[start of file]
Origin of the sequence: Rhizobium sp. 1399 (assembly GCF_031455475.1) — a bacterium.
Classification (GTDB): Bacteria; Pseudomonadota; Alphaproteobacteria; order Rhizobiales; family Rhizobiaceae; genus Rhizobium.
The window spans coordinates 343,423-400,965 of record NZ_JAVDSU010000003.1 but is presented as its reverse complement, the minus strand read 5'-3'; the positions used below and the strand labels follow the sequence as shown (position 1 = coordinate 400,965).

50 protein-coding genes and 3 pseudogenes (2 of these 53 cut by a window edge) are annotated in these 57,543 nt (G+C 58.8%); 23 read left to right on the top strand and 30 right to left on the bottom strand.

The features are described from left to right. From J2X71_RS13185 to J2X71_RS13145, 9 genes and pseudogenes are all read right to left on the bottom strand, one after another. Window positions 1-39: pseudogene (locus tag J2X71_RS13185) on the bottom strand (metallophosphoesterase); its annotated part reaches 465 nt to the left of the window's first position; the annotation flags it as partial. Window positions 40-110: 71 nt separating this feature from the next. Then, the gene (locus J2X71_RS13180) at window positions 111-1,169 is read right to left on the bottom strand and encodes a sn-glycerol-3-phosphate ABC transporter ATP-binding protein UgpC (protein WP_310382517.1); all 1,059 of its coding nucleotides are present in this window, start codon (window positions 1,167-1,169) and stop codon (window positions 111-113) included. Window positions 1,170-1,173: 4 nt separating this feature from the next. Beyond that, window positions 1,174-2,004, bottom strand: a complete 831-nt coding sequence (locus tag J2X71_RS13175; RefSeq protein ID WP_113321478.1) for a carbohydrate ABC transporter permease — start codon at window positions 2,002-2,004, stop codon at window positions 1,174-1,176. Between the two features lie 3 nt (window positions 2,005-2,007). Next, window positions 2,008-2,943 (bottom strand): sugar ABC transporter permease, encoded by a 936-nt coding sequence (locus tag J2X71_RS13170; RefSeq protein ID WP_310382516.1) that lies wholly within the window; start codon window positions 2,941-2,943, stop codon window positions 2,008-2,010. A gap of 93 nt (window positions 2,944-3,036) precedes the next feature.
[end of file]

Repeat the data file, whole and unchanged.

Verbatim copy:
Origin of the sequence: Rhizobium sp. 1399 (assembly GCF_031455475.1) — a bacterium.
Classification (GTDB): Bacteria; Pseudomonadota; Alphaproteobacteria; order Rhizobiales; family Rhizobiaceae; genus Rhizobium.
The window spans coordinates 343,423-400,965 of record NZ_JAVDSU010000003.1 but is presented as its reverse complement, the minus strand read 5'-3'; the positions used below and the strand labels follow the sequence as shown (position 1 = coordinate 400,965).

50 protein-coding genes and 3 pseudogenes (2 of these 53 cut by a window edge) are annotated in these 57,543 nt (G+C 58.8%); 23 read left to right on the top strand and 30 right to left on the bottom strand.

The features are described from left to right. From J2X71_RS13185 to J2X71_RS13145, 9 genes and pseudogenes are all read right to left on the bottom strand, one after another. Window positions 1-39: pseudogene (locus tag J2X71_RS13185) on the bottom strand (metallophosphoesterase); its annotated part reaches 465 nt to the left of the window's first position; the annotation flags it as partial. Window positions 40-110: 71 nt separating this feature from the next. Then, the gene (locus J2X71_RS13180) at window positions 111-1,169 is read right to left on the bottom strand and encodes a sn-glycerol-3-phosphate ABC transporter ATP-binding protein UgpC (protein WP_310382517.1); all 1,059 of its coding nucleotides are present in this window, start codon (window positions 1,167-1,169) and stop codon (window positions 111-113) included. Window positions 1,170-1,173: 4 nt separating this feature from the next. Beyond that, window positions 1,174-2,004, bottom strand: a complete 831-nt coding sequence (locus tag J2X71_RS13175; RefSeq protein ID WP_113321478.1) for a carbohydrate ABC transporter permease — start codon at window positions 2,002-2,004, stop codon at window positions 1,174-1,176. Between the two features lie 3 nt (window positions 2,005-2,007). Next, window positions 2,008-2,943 (bottom strand): sugar ABC transporter permease, encoded by a 936-nt coding sequence (locus tag J2X71_RS13170; RefSeq protein ID WP_310382516.1) that lies wholly within the window; start codon window positions 2,941-2,943, stop codon window positions 2,008-2,010. A gap of 93 nt (window positions 2,944-3,036) precedes the next feature.